How to pace a crime novel

how to pace a crime novel - a gun in a holster

If you want to write gripping, gritty police procedurals or other crime fiction, knowing how to pace a crime novel is essential. An effective crime novel must keep the reader turning pages while revealing enough information to make the narrative flow at a cracking pace. Here are some suggestions for pacing your crime novel, as well as pitfalls to avoid:

There are multiple ways to approach a mystery in crime fiction. In one approach, the mystery concerns the protagonist uncovering the perpetrator of a crime. The reader is just as much in the dark as the main character, and finds out details as the main character does. In another approach, the reader is given information up front, such as who is responsible for the crime. This approach creates suspense in the reader more around the why of the crime than the who, although this might factor in too. Whatever approach you are using in your own crime novel, smart pacing is crucial for reader engagement.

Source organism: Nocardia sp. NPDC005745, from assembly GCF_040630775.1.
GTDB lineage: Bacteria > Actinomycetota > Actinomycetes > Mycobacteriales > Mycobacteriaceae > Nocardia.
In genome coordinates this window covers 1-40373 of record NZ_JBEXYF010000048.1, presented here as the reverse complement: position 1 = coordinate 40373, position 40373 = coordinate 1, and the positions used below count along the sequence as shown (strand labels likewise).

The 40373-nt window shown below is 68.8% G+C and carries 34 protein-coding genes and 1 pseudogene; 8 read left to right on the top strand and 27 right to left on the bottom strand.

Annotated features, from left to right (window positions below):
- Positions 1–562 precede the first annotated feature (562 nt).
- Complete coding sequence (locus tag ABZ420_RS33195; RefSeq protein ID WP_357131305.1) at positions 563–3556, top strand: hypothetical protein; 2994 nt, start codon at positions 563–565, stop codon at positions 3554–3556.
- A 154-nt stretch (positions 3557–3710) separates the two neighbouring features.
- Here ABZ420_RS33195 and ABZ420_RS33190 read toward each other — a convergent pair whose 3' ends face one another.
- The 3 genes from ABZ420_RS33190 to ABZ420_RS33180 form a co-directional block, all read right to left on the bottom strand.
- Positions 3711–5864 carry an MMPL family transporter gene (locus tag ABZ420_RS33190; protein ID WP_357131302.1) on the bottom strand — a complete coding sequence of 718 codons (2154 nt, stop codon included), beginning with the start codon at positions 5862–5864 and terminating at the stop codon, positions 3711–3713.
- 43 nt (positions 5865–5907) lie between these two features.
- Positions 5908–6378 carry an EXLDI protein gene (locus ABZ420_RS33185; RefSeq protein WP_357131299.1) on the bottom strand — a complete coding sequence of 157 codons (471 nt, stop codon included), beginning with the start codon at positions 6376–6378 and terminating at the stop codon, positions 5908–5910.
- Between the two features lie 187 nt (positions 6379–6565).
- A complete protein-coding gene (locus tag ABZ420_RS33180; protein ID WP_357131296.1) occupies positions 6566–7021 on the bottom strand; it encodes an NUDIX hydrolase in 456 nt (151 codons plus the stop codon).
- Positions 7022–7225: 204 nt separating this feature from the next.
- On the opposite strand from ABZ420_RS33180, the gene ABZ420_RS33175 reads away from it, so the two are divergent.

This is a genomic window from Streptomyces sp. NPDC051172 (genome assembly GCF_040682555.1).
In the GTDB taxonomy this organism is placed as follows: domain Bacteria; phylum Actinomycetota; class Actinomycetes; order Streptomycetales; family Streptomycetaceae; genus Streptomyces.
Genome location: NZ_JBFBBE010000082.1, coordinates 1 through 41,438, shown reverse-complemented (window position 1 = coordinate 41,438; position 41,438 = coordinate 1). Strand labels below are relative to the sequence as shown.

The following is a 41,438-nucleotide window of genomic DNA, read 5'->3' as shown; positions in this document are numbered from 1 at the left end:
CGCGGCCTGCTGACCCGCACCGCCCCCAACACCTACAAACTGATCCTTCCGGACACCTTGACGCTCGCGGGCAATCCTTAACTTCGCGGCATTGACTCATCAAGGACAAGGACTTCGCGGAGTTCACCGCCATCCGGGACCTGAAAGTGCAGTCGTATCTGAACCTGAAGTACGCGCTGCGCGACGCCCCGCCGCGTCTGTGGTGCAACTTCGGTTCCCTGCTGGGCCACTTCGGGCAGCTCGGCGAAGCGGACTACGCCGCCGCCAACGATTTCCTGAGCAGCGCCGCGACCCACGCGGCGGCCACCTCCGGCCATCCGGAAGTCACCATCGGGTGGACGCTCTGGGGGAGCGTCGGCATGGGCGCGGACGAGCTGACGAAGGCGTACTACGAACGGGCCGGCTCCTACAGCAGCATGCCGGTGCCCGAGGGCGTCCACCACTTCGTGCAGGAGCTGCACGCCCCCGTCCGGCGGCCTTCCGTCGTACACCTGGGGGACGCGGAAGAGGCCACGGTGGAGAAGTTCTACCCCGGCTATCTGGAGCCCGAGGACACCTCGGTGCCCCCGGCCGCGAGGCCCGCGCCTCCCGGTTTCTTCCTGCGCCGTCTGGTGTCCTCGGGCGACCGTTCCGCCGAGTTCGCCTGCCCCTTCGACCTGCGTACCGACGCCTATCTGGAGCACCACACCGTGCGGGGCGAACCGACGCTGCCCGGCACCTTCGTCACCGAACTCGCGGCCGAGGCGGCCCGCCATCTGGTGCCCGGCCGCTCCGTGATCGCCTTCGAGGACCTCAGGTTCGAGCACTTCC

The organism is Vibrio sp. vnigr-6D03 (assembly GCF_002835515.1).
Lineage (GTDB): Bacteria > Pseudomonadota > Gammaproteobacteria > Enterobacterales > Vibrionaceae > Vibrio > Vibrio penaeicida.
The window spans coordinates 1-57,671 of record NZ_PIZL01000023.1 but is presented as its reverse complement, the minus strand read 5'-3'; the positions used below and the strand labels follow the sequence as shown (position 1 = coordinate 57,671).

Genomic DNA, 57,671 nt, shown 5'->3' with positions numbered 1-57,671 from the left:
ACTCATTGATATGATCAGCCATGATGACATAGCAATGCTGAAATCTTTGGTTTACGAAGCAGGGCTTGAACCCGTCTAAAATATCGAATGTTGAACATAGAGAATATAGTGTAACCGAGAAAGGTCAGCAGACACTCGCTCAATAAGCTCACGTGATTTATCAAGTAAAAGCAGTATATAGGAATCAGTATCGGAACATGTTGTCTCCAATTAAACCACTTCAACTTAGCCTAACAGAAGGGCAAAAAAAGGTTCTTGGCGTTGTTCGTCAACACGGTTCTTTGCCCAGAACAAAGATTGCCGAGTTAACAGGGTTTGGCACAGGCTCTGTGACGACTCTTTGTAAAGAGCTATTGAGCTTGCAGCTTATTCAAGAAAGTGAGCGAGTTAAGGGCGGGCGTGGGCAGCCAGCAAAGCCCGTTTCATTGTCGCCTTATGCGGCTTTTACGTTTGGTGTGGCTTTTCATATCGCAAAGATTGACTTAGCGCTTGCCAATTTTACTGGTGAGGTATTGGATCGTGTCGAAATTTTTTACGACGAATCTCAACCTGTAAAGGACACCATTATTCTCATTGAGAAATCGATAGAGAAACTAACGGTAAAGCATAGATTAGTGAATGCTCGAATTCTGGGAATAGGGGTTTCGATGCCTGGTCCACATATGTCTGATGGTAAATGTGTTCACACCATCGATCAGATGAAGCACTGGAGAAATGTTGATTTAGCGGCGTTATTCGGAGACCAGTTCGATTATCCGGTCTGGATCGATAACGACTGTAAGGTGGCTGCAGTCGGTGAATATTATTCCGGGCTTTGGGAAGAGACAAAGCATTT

how to pace a crime novel - picture quoteIn both types of novels, you will need to intersperse explanatory information with enough incidents driving the narrative forward to keep your reader engaged.  In both cases, you will need to steer clear of a few pitfalls:

  • The info dump
    In an info dump, you give the reader a block of information all at once. Often it is more information than the reader can take in and remember for later developments. Nearly always, info dumps stop the action of a story and feel as though the writer is being intrusive and even condescending (‘my reader is too dumb to fill in the gaps’ might seem like the writer’s attitude). Sometimes, you may need to resort to the info dump while writing a first or discovery draft, as the details you include can be a reminder to yourself to deliver key information at specific stages of your story. If you do leave these chunks of expository information in temporarily, be sure to clean these up and integrate the information more seamlessly into your story when writing subsequent drafts.